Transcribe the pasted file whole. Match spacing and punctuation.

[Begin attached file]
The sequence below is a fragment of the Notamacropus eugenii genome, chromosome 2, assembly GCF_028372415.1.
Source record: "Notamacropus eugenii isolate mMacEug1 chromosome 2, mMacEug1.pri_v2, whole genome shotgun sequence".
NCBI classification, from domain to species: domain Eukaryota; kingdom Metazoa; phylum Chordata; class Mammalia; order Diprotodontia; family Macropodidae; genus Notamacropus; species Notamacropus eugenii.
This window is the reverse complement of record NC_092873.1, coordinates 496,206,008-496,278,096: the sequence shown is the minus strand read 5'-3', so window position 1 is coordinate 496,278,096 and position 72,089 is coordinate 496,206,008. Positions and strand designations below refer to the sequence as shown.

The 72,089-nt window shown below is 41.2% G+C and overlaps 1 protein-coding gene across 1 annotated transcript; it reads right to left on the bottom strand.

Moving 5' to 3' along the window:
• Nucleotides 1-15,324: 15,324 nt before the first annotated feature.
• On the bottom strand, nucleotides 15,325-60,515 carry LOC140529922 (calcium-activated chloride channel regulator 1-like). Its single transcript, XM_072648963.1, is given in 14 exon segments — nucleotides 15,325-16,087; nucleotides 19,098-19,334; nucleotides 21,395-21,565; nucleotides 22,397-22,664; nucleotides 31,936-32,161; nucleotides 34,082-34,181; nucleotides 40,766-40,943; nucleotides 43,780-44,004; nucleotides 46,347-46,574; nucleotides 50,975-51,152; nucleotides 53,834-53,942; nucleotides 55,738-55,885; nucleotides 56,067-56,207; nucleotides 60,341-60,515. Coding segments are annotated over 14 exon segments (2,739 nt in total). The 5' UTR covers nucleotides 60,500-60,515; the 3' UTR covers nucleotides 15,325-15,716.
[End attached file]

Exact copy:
The sequence below is a fragment of the Notamacropus eugenii genome, chromosome 2, assembly GCF_028372415.1.
Source record: "Notamacropus eugenii isolate mMacEug1 chromosome 2, mMacEug1.pri_v2, whole genome shotgun sequence".
NCBI classification, from domain to species: domain Eukaryota; kingdom Metazoa; phylum Chordata; class Mammalia; order Diprotodontia; family Macropodidae; genus Notamacropus; species Notamacropus eugenii.
This window is the reverse complement of record NC_092873.1, coordinates 496,206,008-496,278,096: the sequence shown is the minus strand read 5'-3', so window position 1 is coordinate 496,278,096 and position 72,089 is coordinate 496,206,008. Positions and strand designations below refer to the sequence as shown.

The 72,089-nt window shown below is 41.2% G+C and overlaps 1 protein-coding gene across 1 annotated transcript; it reads right to left on the bottom strand.

Moving 5' to 3' along the window:
• Nucleotides 1-15,324: 15,324 nt before the first annotated feature.
• On the bottom strand, nucleotides 15,325-60,515 carry LOC140529922 (calcium-activated chloride channel regulator 1-like). Its single transcript, XM_072648963.1, is given in 14 exon segments — nucleotides 15,325-16,087; nucleotides 19,098-19,334; nucleotides 21,395-21,565; nucleotides 22,397-22,664; nucleotides 31,936-32,161; nucleotides 34,082-34,181; nucleotides 40,766-40,943; nucleotides 43,780-44,004; nucleotides 46,347-46,574; nucleotides 50,975-51,152; nucleotides 53,834-53,942; nucleotides 55,738-55,885; nucleotides 56,067-56,207; nucleotides 60,341-60,515. Coding segments are annotated over 14 exon segments (2,739 nt in total). The 5' UTR covers nucleotides 60,500-60,515; the 3' UTR covers nucleotides 15,325-15,716.